Arthrogryposis was no longer something that was scary or limiting, but rather something the Lord had used to make His name great. It was a way for us to see and recognize grace in every second of our lives. We didn’t wait to rejoice until our son took his first steps, we had the privilege of rejoicing with tears running down our face when he wiggled his fingers for the first time. We knew what it felt like to be prayed for by people all around the world while we sat in room waiting for the next surgery to be completed.

We knew God’s grace.

So, really it seemed almost natural when I scrolled through facebook that day…..that I would fall in love. The sweet boy in photo has perfectly curved wrists just like the little boy lying in my room sleeping. And if I looked closely enough I was sure I could see the tops of little casts that would correct clubbed feet. We were already in the trenches of doctor’s appointments, specialists, and daily therapy. I knew that if the Lord saw fit this boy would be a sweet completion to our already-full family.


His file was not ready and so the agency asked us to wait. So we did. We waited and we waited for almost two years before we got the call that his file was ready. In November of 2015 we began the process to adopt a sweet boy we had once only known as Desmond. As with most adoptions the process was long and hard but we knew the boy at the end of all the paperwork was worth every sacrifice. In October of 2015, I boarded a plane to meet the boy who stole my heart two years earlier.


Once we got home we started with all the typical doctors appointments that come along with a child with special needs. And really we are still in the trenches of figuring everything out. He went through one set of serial casting to correct his clubbed feet, a small surgery… and we have a summer scheduled full of doctors appointments. But every day this little boy brings so much joy and life to our family. He is not defined by his condition or by his accomplishments.

We rejoice in the great gift given to us and know he is beloved simply because he is a child of God.

– guest post by Sherry: instagram || email

Urgent Medical Need: Gil

June 30, 2016 by nohandsbutours 0 Comments


Gil was born in January 2009 and found abandoned in a hospital when he was 18 months old. He has been diagnosed with severe Thalassemia. He is receiving regular blood transfusions, however, agency reps who have met him and followed his care say his treatment is not sufficient and the ramifications of his disease are …Read More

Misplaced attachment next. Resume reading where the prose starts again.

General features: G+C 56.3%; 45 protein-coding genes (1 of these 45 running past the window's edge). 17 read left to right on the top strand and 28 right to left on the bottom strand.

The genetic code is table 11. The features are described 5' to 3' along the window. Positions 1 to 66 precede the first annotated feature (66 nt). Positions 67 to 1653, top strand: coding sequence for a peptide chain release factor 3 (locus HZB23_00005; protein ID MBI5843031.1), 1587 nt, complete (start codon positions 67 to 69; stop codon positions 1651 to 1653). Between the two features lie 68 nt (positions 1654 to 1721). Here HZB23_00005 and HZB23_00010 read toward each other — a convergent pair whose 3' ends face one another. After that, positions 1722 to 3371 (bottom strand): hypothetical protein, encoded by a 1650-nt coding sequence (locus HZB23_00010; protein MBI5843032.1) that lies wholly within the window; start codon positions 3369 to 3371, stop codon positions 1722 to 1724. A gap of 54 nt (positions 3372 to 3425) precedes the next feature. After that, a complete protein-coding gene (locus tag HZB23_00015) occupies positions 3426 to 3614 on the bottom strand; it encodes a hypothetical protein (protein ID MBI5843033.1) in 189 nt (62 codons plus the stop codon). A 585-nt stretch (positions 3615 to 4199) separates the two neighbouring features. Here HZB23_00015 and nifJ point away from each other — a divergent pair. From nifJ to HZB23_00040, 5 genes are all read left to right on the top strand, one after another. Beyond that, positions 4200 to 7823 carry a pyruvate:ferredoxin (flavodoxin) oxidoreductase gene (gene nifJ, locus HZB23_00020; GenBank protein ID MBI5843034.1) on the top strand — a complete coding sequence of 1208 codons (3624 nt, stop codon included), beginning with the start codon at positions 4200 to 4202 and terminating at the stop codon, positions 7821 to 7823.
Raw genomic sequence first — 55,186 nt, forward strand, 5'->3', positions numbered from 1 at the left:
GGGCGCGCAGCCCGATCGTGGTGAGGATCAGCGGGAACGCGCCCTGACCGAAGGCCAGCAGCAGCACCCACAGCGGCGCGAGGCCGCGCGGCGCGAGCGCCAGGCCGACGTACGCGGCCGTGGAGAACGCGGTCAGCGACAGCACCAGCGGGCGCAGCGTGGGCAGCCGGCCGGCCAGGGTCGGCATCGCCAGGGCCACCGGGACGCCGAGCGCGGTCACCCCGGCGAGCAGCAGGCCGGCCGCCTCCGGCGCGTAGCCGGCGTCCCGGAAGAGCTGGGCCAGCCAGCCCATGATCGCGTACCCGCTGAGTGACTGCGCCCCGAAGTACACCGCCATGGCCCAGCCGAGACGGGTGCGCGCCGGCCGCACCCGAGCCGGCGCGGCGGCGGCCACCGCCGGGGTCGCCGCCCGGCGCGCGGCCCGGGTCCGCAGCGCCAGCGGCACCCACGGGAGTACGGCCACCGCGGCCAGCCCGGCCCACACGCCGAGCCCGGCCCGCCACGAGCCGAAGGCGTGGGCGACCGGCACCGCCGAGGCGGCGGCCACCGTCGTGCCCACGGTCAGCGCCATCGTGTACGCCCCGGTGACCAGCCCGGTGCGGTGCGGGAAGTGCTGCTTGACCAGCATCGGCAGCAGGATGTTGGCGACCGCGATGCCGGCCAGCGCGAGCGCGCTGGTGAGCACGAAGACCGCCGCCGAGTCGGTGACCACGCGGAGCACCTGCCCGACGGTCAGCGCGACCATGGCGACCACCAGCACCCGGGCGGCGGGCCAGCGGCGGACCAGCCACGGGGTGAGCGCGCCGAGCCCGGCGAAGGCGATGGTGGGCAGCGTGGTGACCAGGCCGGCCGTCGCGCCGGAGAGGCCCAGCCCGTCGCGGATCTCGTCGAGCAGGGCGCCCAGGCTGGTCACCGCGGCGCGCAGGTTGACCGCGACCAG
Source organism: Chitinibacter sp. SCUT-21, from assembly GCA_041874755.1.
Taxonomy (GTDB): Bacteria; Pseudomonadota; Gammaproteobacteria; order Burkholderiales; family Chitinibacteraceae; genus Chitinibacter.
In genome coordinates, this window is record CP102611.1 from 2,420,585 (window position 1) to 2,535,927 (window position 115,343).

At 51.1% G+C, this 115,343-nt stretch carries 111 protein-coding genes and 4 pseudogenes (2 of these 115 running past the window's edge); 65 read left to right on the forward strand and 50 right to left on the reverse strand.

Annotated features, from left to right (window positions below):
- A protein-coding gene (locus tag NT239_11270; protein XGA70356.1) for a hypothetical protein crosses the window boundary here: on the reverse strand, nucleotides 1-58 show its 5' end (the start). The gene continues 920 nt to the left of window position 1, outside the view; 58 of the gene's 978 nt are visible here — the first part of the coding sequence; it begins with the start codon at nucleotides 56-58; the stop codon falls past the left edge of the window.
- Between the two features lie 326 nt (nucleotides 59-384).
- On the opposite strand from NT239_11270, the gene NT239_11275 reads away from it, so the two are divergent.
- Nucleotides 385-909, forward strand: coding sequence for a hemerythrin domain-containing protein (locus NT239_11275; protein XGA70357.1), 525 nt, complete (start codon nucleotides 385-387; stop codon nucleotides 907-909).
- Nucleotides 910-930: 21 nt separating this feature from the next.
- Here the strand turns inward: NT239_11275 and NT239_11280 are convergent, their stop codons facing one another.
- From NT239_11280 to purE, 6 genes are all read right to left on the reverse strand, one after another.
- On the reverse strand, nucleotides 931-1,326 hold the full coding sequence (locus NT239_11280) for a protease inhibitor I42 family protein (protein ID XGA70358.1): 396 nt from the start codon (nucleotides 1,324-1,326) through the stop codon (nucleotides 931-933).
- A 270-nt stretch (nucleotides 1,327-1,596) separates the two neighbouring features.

Books as Tools for Adoptive Families: My Family’s Favorites

June 29, 2016 by nohandsbutours 1 Comments


My colleague Maxie once told me that carpenters carry hammers, doctors carry medical tools to bring healing, but the tools of professors are books. As I have morphed from professor to “mommy professor” as Lydia calls me, this statement has stuck with me, and I have found that books are important tools to help our …Read More

Part of Your World: A Mermaid Tale

June 28, 2016 by nohandsbutours 2 Comments


We first saw her profile on our adoption agency’s web page. Her special need was listed as lower leg deformity, a layman’s term for fibular hemimelia, a congenital condition of missing/shortening of fibular bone, curved tibia (shin bone) and underdeveloped foot. I turned to my husband and said: “Hey, she looks kinda cute, but we …Read More

Waiting Children: Holden and Arlo

June 28, 2016 by nohandsbutours 0 Comments


Holden is almost 3 years old and has a sweet smile. He is described as full of energy & ticklish. He has repaired cleft lip and palate and his file notes that his development is behind other children his age. As of Dec 2015 when his file was prepared he was able to sit up …Read More

What exactly is “smart parenting”?

June 27, 2016 by nohandsbutours 8 Comments


I figured when I shared here on NHBO about our decision to wait to see Finding Dory on DVD that it would be a well read post. The movie had just come out which meant that there were a whole lot of mamas and dads perusing the web for reviews and the like before a …Read More

No Limits: Adopting a Child with Amniotic Band Syndrome

June 26, 2016 by nohandsbutours 0 Comments


As mom to four biological boys, I remember the ultrasound appointments where the heart, kidneys, bones and limbs were surveyed and carefully measured. I was blessed with healthy boys and encouraging news from each of those prenatal appointments. Often, I wonder if my girls’ China mommies had ultrasounds, and if they knew prior to birth …Read More

I See Love By Choice

June 25, 2016 by nohandsbutours 7 Comments


Sometimes I can’t bear CNN. I can’t stomach Facebook. My heart can’t hold another story of gut-wrenching loss, more video of violence, another photo of a child swollen from hunger, yet more stories of families fleeing from hate in their homelands. I can’t read another word about ugly politics or strands of hateful, intolerant status …Read More